Opinion: Athletes Hold Out for Money, Not Loyalty

In recent years, we have seen Kawhi Leonard in the NBA and Le’Veon Bell in the NFL decide they are not going to play because they are unhappy with their current situations. Whether it be contract issues or the personnel on the field or court, they decided that they would not play for their respective teams, much to the dismay of thousands of fans. But we must remember that it wasn’t always like this.

Remember back to the days of Wilt Chamberlain, Kareem Abdul-Jabbar and numerous others and think about how that time was. When you think of Wilt, yes you think the iconic photo after his 100-point game. Now think about Kareem. What do you think of? The sky-hook and the Lakers. What about Magic Johnson? Showtime Lakers. Allen Iverson, Michael Jordan, Larry Bird?

The point is,  these players are associated with one team, because it wasn’t all about the money and the rings. It was about the team that allowed you to reach your childhood dream of getting drafted and staying with them for most or all your career.

There was no such thing as holding out because you didn’t get what you wanted. It just didn’t work like that, nor should it. Loyalty and sports went together for the most part. Players poured their heart and soul into their teams to win championships and be successful, but that is no longer the sports world we live in.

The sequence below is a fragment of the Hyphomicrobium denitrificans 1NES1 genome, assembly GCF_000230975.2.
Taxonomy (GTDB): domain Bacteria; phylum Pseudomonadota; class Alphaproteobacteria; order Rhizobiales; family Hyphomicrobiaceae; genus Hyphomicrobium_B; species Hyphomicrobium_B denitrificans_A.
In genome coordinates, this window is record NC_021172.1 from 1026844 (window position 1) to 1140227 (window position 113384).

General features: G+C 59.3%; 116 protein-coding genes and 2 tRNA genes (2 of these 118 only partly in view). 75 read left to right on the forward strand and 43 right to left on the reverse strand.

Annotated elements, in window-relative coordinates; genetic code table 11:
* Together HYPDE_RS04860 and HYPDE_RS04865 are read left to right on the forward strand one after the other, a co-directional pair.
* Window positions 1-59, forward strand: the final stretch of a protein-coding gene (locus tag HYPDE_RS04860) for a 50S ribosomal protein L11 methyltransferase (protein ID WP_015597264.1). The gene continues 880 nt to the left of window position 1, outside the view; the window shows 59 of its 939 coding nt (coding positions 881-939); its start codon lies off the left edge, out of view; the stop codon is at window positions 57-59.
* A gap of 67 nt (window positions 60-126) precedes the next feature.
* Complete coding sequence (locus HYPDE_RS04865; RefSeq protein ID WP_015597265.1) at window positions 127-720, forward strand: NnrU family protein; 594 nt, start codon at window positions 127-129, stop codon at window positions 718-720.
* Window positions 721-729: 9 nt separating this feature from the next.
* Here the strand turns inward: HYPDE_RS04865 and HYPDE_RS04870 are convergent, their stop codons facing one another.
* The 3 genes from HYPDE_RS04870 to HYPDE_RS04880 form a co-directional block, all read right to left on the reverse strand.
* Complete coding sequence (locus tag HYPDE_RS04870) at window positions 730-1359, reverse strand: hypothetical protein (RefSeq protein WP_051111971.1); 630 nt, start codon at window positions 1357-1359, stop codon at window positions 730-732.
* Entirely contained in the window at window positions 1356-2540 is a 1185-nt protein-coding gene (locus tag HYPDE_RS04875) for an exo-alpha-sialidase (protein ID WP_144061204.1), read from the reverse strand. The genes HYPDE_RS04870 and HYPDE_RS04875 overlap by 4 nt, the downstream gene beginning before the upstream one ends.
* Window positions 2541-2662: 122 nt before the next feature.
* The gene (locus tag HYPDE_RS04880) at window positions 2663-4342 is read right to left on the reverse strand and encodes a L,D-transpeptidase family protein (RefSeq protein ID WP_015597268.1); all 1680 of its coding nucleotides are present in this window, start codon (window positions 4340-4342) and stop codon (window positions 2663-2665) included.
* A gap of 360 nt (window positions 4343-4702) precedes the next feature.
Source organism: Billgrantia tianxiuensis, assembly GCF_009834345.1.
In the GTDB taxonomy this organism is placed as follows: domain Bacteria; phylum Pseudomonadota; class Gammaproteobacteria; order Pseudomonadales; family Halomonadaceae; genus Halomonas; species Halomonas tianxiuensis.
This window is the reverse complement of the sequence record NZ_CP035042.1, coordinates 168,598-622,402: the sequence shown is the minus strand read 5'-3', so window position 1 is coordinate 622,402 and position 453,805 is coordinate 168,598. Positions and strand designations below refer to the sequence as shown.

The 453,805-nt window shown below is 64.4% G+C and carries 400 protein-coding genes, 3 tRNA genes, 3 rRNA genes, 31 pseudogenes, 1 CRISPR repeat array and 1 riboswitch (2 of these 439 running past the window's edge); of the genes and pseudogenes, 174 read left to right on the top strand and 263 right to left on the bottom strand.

Kevin Durant, as great a player as he is, or LeBron James, left to “ring chase.” The formation of super teams and needing  three to four all-stars to have a chance at winning a championship has ruined loyalty. We see it in the NFL a lot, that players holdout of Optional Team Activities (OTA’s) or preseason in search of more money. Even rookies, who haven’t taken a pro snap will holdout for enormous amounts of money from a team betting on them to be good.

Now I won’t be close-minded and say that there is only a loyalty problem with players. I remember the Isaiah Thomas-Boston Celtics fiasco from two years ago?  Thomas played a playoff game after his sister was killed and scored 53 points and continued to pour his everything into that series, only to be traded in the offseason for Kyrie Irving. There is a problem on both sides.

Unfortunately, in either situation, professional sports have turned into more of a business, where money is everything rather that what it should be, which is a favor-for-a-favor, where players support teams and vice versa.